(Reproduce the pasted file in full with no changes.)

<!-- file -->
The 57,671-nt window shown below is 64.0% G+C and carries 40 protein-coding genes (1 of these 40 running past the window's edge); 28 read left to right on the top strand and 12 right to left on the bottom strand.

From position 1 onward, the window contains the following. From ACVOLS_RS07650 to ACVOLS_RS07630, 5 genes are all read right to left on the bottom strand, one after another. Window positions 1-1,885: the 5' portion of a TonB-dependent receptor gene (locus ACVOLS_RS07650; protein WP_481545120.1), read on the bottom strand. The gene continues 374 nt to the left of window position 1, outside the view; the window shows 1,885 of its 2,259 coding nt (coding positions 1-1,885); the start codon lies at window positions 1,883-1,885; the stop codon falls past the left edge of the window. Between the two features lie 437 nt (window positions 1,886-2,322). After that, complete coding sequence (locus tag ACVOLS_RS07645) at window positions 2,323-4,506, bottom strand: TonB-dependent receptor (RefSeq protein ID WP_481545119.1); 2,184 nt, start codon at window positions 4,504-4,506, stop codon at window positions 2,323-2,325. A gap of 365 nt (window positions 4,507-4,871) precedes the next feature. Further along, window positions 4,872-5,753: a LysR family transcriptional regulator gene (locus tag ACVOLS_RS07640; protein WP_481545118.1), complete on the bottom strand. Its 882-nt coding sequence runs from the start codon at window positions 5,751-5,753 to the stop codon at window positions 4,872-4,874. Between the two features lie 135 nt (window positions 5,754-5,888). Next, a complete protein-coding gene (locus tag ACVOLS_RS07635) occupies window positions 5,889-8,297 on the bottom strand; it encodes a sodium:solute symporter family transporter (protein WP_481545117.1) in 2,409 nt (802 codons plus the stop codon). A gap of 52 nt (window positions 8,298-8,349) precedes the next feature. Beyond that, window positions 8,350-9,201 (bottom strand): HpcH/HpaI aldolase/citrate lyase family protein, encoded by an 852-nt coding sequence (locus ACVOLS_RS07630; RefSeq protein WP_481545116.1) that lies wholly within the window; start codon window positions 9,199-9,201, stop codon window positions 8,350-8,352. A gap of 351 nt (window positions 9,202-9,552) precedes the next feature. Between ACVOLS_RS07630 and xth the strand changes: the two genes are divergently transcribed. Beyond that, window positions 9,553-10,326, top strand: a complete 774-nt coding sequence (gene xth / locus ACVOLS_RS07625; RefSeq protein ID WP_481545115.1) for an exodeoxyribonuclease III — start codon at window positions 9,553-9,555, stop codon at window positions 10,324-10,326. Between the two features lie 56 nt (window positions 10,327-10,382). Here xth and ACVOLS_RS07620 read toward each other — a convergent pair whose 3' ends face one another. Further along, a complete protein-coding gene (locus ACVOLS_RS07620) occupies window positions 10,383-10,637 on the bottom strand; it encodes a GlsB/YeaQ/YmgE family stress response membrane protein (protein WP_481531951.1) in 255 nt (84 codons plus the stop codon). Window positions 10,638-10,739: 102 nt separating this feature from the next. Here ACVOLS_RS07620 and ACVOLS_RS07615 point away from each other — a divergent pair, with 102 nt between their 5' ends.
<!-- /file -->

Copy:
The 57,671-nt window shown below is 64.0% G+C and carries 40 protein-coding genes (1 of these 40 running past the window's edge); 28 read left to right on the top strand and 12 right to left on the bottom strand.

From position 1 onward, the window contains the following. From ACVOLS_RS07650 to ACVOLS_RS07630, 5 genes are all read right to left on the bottom strand, one after another. Window positions 1-1,885: the 5' portion of a TonB-dependent receptor gene (locus ACVOLS_RS07650; protein WP_481545120.1), read on the bottom strand. The gene continues 374 nt to the left of window position 1, outside the view; the window shows 1,885 of its 2,259 coding nt (coding positions 1-1,885); the start codon lies at window positions 1,883-1,885; the stop codon falls past the left edge of the window. Between the two features lie 437 nt (window positions 1,886-2,322). After that, complete coding sequence (locus tag ACVOLS_RS07645) at window positions 2,323-4,506, bottom strand: TonB-dependent receptor (RefSeq protein ID WP_481545119.1); 2,184 nt, start codon at window positions 4,504-4,506, stop codon at window positions 2,323-2,325. A gap of 365 nt (window positions 4,507-4,871) precedes the next feature. Further along, window positions 4,872-5,753: a LysR family transcriptional regulator gene (locus tag ACVOLS_RS07640; protein WP_481545118.1), complete on the bottom strand. Its 882-nt coding sequence runs from the start codon at window positions 5,751-5,753 to the stop codon at window positions 4,872-4,874. Between the two features lie 135 nt (window positions 5,754-5,888). Next, a complete protein-coding gene (locus tag ACVOLS_RS07635) occupies window positions 5,889-8,297 on the bottom strand; it encodes a sodium:solute symporter family transporter (protein WP_481545117.1) in 2,409 nt (802 codons plus the stop codon). A gap of 52 nt (window positions 8,298-8,349) precedes the next feature. Beyond that, window positions 8,350-9,201 (bottom strand): HpcH/HpaI aldolase/citrate lyase family protein, encoded by an 852-nt coding sequence (locus ACVOLS_RS07630; RefSeq protein WP_481545116.1) that lies wholly within the window; start codon window positions 9,199-9,201, stop codon window positions 8,350-8,352. A gap of 351 nt (window positions 9,202-9,552) precedes the next feature. Between ACVOLS_RS07630 and xth the strand changes: the two genes are divergently transcribed. Beyond that, window positions 9,553-10,326, top strand: a complete 774-nt coding sequence (gene xth / locus ACVOLS_RS07625; RefSeq protein ID WP_481545115.1) for an exodeoxyribonuclease III — start codon at window positions 9,553-9,555, stop codon at window positions 10,324-10,326. Between the two features lie 56 nt (window positions 10,327-10,382). Here xth and ACVOLS_RS07620 read toward each other — a convergent pair whose 3' ends face one another. Further along, a complete protein-coding gene (locus ACVOLS_RS07620) occupies window positions 10,383-10,637 on the bottom strand; it encodes a GlsB/YeaQ/YmgE family stress response membrane protein (protein WP_481531951.1) in 255 nt (84 codons plus the stop codon). Window positions 10,638-10,739: 102 nt separating this feature from the next. Here ACVOLS_RS07620 and ACVOLS_RS07615 point away from each other — a divergent pair, with 102 nt between their 5' ends.